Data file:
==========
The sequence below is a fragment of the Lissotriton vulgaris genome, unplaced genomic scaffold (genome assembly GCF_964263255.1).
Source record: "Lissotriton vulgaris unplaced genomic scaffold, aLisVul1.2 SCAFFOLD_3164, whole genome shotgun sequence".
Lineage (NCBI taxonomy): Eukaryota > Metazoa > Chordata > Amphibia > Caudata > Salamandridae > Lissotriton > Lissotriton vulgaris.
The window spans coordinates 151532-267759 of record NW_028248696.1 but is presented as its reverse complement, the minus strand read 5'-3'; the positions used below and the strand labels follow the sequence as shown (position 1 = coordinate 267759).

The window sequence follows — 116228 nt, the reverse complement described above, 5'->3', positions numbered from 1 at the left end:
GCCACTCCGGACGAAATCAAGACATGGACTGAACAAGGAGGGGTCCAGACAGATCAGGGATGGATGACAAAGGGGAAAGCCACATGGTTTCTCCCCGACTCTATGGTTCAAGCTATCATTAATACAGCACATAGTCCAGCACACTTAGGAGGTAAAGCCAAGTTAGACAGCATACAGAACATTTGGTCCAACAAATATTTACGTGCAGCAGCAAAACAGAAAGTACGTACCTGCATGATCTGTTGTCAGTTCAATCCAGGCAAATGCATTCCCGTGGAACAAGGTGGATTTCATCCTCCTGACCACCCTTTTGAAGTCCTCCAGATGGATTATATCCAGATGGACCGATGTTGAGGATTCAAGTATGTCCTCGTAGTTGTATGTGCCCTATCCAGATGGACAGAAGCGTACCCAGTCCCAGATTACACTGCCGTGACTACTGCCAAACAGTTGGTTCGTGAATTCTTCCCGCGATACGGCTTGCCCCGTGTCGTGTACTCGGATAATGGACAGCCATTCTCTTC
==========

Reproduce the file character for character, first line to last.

The sequence below is a fragment of the Lissotriton vulgaris genome, unplaced genomic scaffold (genome assembly GCF_964263255.1).
Source record: "Lissotriton vulgaris unplaced genomic scaffold, aLisVul1.2 SCAFFOLD_3164, whole genome shotgun sequence".
Lineage (NCBI taxonomy): Eukaryota > Metazoa > Chordata > Amphibia > Caudata > Salamandridae > Lissotriton > Lissotriton vulgaris.
The window spans coordinates 151532-267759 of record NW_028248696.1 but is presented as its reverse complement, the minus strand read 5'-3'; the positions used below and the strand labels follow the sequence as shown (position 1 = coordinate 267759).

The window sequence follows — 116228 nt, the reverse complement described above, 5'->3', positions numbered from 1 at the left end:
GCCACTCCGGACGAAATCAAGACATGGACTGAACAAGGAGGGGTCCAGACAGATCAGGGATGGATGACAAAGGGGAAAGCCACATGGTTTCTCCCCGACTCTATGGTTCAAGCTATCATTAATACAGCACATAGTCCAGCACACTTAGGAGGTAAAGCCAAGTTAGACAGCATACAGAACATTTGGTCCAACAAATATTTACGTGCAGCAGCAAAACAGAAAGTACGTACCTGCATGATCTGTTGTCAGTTCAATCCAGGCAAATGCATTCCCGTGGAACAAGGTGGATTTCATCCTCCTGACCACCCTTTTGAAGTCCTCCAGATGGATTATATCCAGATGGACCGATGTTGAGGATTCAAGTATGTCCTCGTAGTTGTATGTGCCCTATCCAGATGGACAGAAGCGTACCCAGTCCCAGATTACACTGCCGTGACTACTGCCAAACAGTTGGTTCGTGAATTCTTCCCGCGATACGGCTTGCCCCGTGTCGTGTACTCGGATAATGGACAGCCATTCTCTTC